If you’re looking to lower blood sugar levels, it may be helpful to walk for a certain amount of time. Researchers from the University of Alabama at Birmingham found that walking for 30 minutes lowered blood sugar levels more than either diet or medication therapy. In another study from the University of Maryland, people who walked for 40 minutes had significantly lower blood sugar levels than those who walked for only 10 minutes. So if you’re looking to lower your blood sugar level, walking is a great way to start.1
The American Diabetes Association (ADA) recommends walking for at least 30 minutes a day to help manage diabetes. The Centers for Disease Control and Prevention (CDC) report that people with diabetes who walk consistently have a lower risk of developing heart disease, stroke, and other chronic diseases.nAccording to the ADA, regular exercise can improve blood sugar control in people with diabetes by helping to control weight, lowering blood pressure, reducing the risk of heart disease, and improving glycemic control.nA 2013 study published in the journal Diabetes Care found that older adults who walked more than 3.5 miles per week had a 36% lower risk of developing type 2 diabetes than those who walked less than 1 mile per week. However, the study found that even modest changes in physical activity can have a significant impact on reducing the risk of type 2 diabetes.2
If you’re looking to lower your blood sugar, walking is a great way to start. Dr. Jonny Bowden, author of The Diabetes Solution and creator of the popular Web site jonnybowden.com, recommends walking for at least 30 minutes every day to help control blood sugar levels. According to Bowden, even 10 minutes of walking can be beneficial for lowering blood sugar levels.n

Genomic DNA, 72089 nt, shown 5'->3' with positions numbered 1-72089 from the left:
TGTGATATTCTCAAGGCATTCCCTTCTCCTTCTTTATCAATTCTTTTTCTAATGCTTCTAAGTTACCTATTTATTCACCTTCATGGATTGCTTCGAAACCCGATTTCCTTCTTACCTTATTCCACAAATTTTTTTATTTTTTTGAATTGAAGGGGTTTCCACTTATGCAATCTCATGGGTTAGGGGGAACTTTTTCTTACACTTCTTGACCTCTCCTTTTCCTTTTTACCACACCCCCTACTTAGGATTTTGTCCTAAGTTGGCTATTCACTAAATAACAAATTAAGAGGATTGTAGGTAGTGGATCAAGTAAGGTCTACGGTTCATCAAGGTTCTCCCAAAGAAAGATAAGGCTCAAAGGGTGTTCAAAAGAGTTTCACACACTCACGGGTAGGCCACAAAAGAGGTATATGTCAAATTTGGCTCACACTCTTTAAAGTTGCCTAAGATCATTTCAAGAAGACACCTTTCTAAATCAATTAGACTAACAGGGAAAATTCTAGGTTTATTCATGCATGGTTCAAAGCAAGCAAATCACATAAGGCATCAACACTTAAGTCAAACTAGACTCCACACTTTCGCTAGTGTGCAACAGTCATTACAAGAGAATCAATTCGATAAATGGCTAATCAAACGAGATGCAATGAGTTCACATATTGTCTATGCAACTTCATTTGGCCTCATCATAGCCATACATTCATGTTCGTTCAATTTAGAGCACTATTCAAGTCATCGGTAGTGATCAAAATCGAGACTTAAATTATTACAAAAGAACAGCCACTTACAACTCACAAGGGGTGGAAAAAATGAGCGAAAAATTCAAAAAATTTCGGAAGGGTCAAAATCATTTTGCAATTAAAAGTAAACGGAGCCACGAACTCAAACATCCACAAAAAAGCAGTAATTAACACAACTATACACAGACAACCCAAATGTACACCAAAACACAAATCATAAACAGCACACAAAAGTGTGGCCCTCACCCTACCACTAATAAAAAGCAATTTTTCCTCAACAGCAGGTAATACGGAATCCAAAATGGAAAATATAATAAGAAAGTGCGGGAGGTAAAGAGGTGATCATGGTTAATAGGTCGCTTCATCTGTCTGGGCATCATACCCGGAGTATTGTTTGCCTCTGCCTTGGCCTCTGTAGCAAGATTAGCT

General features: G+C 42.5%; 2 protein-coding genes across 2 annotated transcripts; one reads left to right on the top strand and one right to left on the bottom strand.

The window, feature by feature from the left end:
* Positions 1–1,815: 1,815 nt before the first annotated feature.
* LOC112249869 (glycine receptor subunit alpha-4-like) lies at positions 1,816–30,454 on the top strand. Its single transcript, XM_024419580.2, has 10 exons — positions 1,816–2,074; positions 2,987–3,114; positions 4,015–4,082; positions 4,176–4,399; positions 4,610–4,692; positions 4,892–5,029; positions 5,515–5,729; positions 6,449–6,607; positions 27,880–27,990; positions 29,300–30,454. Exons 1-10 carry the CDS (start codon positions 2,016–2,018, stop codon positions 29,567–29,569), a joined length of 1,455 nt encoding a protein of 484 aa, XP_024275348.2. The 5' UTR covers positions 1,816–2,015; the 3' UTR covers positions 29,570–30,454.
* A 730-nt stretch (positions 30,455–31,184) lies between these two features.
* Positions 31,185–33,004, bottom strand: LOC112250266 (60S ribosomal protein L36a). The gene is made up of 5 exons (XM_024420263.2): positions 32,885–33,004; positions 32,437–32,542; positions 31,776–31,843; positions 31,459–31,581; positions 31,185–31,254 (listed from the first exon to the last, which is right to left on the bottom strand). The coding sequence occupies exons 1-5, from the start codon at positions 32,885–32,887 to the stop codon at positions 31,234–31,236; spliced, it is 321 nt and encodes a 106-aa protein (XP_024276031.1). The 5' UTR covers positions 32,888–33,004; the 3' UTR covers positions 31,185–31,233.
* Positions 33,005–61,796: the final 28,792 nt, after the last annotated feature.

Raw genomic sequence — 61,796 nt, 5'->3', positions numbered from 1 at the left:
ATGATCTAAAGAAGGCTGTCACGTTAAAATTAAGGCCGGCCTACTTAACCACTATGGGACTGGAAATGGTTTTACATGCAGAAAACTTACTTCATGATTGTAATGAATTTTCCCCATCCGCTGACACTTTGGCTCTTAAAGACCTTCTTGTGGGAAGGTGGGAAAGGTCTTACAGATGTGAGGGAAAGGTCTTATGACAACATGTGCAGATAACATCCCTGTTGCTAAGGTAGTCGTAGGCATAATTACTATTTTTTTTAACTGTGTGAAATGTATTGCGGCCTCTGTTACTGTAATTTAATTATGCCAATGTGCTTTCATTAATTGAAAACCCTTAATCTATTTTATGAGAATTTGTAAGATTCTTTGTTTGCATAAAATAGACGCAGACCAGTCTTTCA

So how long does it take to walk 30 minutes? According to the Centers for Disease Control and Prevention (CDC), it takes about 18 minutes to walk a half mile. So if you want to walk for 30 minutes every day, it would take you about 5 ½ hours per week! However, if you only have time for a few short walks each week, that’s still better than not walking at all. According to the CDC, even just 10 minutes of regular walking can reduce your risk of heart disease by 20 percent and help reduce your risk of type II diabetes by 25 percent.3
There is no one-size-fits-all answer to this question, as the time required to lower blood sugar will vary depending on a person’s individual circumstances. However, according to the American Diabetes Association, you can expect to see a significant reduction in your blood sugar levels after walking for 30 minutes or more.4Check PlagiarismCopyFavorite
If you want to lower your blood sugar, you need to take walks. A 2003 study in the “Journal of Internal Medicine” found that walking can improve insulin sensitivity and help prevent type 2 diabetes. In a 2010 study in the “European Journal of Applied Physiology”, researchers found that people who walked at least 30 minutes a day had lower blood sugar levels than those who didn’t walk.